Christine de Beer - effortless floral craftsman
Loop and Twist a Wire and Twig Tangle Grid
Place a shallow container on your design surface.
Gather your super fancy flat copper wire.
And with gather I mean unroll it from a copper pot scrubber. And by super fancy I mean you can curl it like gift ribbon. To get you started I have a Tutorial below to show you how I unravel the wire and how I use it. It really is my favourite. Book readers turn to page 37 where I tell you about this wire and how I customize wire for unique design solutions.
For more information about my book: The Effortless Floral Craftsman
Cut a few twigs and gather a handful of autumn leaves.
Twist tie the wire around the container.
Tie a twig down over the container with the wire.
Loop the long end over the wire and secure the twig on the other side.
Loop the wire around the bottom and add another twig. Loop the wire around it to secure.
Break up the neat wrapping pattern to create a tangle.
I love the idea of a more tangled look for Autumn- it just seems to "go". Maybe for winter I would have used a silver wire and looped it more neatly creating a more formal look. Or for summer I would have used clear line to create a cool clear look. For spring some ribbon. Easy to customize and add a distinctive personality.
Work your way down the container tangling wire and twigs.
Wind the wire around and around the container to create a copper shine around the base of the container.
Wiggle the twigs to make sure they are secure and wire down any that are not yet secure.
Fill the container with water.
Cut the sedum clusters short and groom it to both thin the cluster and remove the faded flowers in between.
For my design I wanted to use mostly fully opened sedum so that it is not too compact. I have a tip for you in this week's email discussing how I thinned out the sedum to keep the design light and airy. You can sign up for the always on a Wednesday morning email by entering your details below this post.
Place the opened sedum flowers to rest on the grid.
Add flowers to the container to rest gently in the tangle.
To make sure all the flowers are in the water gently tap them down using your ring finger. Your ring finger is your weakest tapping finger and you will not knock off any flowers. If a stem has more bounce than the rest it means it is suspended too high. Either reposition the stem or cut it shorter and place it back in the water.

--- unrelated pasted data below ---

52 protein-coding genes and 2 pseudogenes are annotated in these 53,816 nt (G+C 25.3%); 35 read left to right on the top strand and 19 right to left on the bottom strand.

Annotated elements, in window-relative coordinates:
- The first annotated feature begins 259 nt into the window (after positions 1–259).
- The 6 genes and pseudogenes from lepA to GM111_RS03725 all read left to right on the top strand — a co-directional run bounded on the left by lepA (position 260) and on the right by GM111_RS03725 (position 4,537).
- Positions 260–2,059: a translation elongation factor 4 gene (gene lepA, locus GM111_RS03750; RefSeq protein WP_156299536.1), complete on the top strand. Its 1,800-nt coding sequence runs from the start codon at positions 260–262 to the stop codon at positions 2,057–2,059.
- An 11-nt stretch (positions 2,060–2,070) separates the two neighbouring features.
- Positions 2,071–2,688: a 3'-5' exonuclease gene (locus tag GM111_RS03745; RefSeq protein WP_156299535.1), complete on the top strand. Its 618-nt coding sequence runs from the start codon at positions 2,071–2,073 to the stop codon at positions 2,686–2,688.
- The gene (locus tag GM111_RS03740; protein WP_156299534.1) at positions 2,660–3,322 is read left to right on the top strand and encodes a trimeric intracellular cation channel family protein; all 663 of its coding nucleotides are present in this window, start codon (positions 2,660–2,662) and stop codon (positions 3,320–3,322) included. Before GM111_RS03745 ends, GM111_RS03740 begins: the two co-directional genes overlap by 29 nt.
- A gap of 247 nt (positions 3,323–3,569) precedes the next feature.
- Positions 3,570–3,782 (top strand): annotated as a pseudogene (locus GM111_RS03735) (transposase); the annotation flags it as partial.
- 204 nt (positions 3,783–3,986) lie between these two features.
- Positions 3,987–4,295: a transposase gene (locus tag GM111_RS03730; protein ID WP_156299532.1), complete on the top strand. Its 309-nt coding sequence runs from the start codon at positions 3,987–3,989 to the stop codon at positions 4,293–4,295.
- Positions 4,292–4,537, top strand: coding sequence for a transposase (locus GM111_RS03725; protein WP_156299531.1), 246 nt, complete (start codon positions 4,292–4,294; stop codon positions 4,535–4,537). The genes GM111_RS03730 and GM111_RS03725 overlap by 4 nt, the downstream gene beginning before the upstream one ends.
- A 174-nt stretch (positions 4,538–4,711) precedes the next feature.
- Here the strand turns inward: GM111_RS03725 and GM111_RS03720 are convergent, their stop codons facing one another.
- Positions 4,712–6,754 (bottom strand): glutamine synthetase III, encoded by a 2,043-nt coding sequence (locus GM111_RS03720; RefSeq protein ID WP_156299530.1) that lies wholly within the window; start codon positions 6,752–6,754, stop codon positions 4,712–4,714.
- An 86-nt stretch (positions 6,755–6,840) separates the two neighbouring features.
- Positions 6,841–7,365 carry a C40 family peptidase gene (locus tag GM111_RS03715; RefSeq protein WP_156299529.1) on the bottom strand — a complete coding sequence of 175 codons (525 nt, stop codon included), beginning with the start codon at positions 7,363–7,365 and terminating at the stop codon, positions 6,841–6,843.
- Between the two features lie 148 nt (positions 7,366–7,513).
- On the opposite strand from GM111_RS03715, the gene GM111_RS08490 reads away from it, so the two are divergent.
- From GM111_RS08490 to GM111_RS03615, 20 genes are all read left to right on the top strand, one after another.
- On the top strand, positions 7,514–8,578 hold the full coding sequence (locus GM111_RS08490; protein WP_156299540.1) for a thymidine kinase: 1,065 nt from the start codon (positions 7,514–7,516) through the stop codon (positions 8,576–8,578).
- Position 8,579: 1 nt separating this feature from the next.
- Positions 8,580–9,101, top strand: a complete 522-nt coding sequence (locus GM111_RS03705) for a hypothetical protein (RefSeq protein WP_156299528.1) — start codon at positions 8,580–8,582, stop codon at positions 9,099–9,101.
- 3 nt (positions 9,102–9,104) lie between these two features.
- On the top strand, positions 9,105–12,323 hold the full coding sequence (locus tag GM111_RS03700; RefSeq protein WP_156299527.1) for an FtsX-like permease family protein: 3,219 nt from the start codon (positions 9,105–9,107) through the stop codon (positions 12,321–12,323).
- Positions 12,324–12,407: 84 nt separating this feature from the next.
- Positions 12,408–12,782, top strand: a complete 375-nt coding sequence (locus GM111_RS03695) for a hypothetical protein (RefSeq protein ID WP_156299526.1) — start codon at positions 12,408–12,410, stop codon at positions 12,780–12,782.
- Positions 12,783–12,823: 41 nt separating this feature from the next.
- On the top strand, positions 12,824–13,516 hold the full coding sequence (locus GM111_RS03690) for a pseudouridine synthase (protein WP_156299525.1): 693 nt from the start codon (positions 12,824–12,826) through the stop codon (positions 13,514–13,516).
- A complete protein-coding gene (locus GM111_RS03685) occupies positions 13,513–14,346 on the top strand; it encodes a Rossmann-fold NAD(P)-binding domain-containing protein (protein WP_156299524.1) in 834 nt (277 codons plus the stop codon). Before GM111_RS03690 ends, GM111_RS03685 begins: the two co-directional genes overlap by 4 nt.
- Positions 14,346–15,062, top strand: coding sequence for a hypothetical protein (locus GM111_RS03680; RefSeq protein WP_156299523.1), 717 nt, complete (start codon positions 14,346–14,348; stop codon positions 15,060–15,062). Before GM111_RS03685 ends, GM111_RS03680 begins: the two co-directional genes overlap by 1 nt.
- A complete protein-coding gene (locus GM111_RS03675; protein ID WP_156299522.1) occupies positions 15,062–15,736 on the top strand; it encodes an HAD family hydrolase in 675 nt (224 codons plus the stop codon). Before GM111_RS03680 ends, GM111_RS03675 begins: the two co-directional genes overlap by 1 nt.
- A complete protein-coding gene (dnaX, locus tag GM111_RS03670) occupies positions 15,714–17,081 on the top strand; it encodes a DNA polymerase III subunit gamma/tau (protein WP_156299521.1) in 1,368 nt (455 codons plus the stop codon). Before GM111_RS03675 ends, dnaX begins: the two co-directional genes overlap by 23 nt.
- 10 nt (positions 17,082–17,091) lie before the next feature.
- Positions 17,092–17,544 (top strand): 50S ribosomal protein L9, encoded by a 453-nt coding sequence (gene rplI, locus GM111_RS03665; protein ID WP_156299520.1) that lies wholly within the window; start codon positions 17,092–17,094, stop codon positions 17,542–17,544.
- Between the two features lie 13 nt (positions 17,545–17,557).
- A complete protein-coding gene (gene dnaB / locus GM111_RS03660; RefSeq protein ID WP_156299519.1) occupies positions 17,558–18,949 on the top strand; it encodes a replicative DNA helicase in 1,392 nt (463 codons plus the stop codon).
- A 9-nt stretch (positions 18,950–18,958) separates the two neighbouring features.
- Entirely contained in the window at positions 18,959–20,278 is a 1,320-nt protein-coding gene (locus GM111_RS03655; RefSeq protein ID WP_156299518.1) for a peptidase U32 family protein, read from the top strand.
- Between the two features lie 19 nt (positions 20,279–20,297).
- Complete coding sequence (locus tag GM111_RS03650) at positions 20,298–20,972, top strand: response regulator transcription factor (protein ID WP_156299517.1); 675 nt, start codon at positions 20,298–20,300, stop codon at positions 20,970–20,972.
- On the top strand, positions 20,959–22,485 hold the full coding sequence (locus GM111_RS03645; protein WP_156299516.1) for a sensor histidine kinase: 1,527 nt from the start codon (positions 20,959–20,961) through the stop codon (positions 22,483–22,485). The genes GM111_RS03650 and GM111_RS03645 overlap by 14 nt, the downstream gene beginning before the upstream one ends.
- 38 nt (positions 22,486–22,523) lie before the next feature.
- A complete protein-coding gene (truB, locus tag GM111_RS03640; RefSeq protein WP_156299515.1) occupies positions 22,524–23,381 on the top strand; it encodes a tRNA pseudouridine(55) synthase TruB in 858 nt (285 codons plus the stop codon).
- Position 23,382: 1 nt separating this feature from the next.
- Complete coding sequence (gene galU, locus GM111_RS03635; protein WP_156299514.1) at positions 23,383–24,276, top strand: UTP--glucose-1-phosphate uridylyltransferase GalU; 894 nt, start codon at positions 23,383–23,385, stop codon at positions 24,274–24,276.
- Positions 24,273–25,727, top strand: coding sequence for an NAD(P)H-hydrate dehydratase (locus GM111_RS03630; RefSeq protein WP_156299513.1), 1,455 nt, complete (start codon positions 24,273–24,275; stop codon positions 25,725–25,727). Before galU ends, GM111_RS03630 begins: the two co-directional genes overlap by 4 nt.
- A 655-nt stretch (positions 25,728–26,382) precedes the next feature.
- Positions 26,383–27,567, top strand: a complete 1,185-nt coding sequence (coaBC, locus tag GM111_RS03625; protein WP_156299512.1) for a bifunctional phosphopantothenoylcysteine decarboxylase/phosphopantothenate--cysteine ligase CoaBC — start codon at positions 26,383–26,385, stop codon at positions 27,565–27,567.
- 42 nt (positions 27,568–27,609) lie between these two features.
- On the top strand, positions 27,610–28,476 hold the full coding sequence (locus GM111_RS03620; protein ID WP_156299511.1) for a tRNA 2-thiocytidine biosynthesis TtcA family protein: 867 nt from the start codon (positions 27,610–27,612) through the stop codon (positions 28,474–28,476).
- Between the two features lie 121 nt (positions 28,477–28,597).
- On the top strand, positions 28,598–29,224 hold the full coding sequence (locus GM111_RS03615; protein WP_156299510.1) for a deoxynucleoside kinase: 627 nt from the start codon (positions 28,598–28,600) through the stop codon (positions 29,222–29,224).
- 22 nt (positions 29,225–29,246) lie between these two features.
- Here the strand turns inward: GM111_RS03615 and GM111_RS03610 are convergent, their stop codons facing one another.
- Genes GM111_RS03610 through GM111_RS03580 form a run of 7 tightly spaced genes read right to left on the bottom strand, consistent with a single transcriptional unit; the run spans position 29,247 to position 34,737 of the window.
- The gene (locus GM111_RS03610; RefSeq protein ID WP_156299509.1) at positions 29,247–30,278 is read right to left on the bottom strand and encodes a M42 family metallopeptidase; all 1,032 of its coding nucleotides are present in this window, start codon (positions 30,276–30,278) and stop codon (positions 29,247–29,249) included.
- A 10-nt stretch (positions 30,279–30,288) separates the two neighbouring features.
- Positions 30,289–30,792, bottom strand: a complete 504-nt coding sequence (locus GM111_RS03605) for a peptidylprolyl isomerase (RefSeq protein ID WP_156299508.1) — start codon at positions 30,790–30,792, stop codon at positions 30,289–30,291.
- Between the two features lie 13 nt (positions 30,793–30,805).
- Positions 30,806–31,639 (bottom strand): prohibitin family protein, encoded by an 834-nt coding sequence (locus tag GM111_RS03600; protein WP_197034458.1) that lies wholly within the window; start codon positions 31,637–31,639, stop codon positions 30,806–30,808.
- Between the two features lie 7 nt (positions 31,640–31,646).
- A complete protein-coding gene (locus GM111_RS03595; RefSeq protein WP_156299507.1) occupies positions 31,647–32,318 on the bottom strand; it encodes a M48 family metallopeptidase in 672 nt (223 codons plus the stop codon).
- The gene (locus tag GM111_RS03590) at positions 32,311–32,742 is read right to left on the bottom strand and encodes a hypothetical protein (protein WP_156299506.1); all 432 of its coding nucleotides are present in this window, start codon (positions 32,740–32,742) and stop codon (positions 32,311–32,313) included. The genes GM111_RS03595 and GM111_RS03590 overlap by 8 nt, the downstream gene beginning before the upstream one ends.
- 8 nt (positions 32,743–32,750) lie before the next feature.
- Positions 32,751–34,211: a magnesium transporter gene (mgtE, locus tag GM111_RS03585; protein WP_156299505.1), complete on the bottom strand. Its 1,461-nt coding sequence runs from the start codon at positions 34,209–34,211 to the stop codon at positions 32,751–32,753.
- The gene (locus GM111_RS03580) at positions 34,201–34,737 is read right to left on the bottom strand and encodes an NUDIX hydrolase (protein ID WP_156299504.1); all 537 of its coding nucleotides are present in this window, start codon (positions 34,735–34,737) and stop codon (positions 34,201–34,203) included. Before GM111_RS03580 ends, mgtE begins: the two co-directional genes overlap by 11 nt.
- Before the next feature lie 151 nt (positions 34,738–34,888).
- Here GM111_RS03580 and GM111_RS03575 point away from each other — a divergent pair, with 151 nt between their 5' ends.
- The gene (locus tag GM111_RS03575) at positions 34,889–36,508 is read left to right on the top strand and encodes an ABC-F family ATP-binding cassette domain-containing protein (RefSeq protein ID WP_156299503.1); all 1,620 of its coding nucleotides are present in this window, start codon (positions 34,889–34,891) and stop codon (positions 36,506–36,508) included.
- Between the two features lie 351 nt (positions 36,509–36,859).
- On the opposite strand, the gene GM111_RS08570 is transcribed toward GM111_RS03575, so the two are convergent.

If you want- especially if the design is going to be transported you can go back and loop a few wires around to secure the sedum.
Glue in a few autumn leaves.
And wind a few strands of copper wire to curl around the twigs.
This is honestly why copper scrubber make the best wire. You can curl them by simply running your nail or scissors down the length! It creates such gorgeous curls. Well worth the effort of unraveling it.
Book readers turn to page: 111 for a fun way to make dried material less brittle. This is especially handy so early in the season where you might not have such a huge variety of material to choose from and might have to reset or rescue some.
If you include something fun in the design you might as well show it off. Extend some of the wire ends beyond the twigs to make them more noticeable.
Wiggle the orchid stem ends between the sedum to sure the stems are deep in the water. I use a tweezer to make it easier.
Also cut the stems as long as possible. I have a bit more information on how I cut flowers from a spike in my book but to get you started I have added a Tutorial below to show you how.
Up-cycle a pot scrubber to get a huge roll of very pretty copper wire
Cut the Phalaenopsis orchid with a bit of green stem attached. This will make them last longer.
A quick solution for a minimal horizontal autumn display -on top of bud vases.
Glue a few twigs into a bundle to hide a corsage magnet
The flat surface of a piece of driftwood creates a base to design on
Stack green lily stems to create an upright mechanic to keep shorter stems in place.
Glue the twigs in a container to easily follow the round shape
Stack snippets of grass on a wire frame to make a floating pyramid armature
Cut short bamboo lengths to keep your flower material upright in a shallow and narrow container
Create a sturdy platform from bark to design an entire forest floor on a single foxtail fern frond
oh yes, a light an airy design showing off those very first autumn leaves.
A tumbling fall leaf design making use of the autumn leaves that are already falling to the ground.
My article and twig boutonniere design featured in the Winter issue of DIY Weddings Magazine
Glue a bunch of twigs inside a container to create a round stack
A Fun Halloween design with "poisonous mushrooms" tucked between the moss and petals
Create a long lasting winter inspired floral design that looks like it is frozen in time.
This was my second two designs for my It's High Time for Tea Floral Craft and Art Demonstration at The Capilano Flower Arranging Club meeting.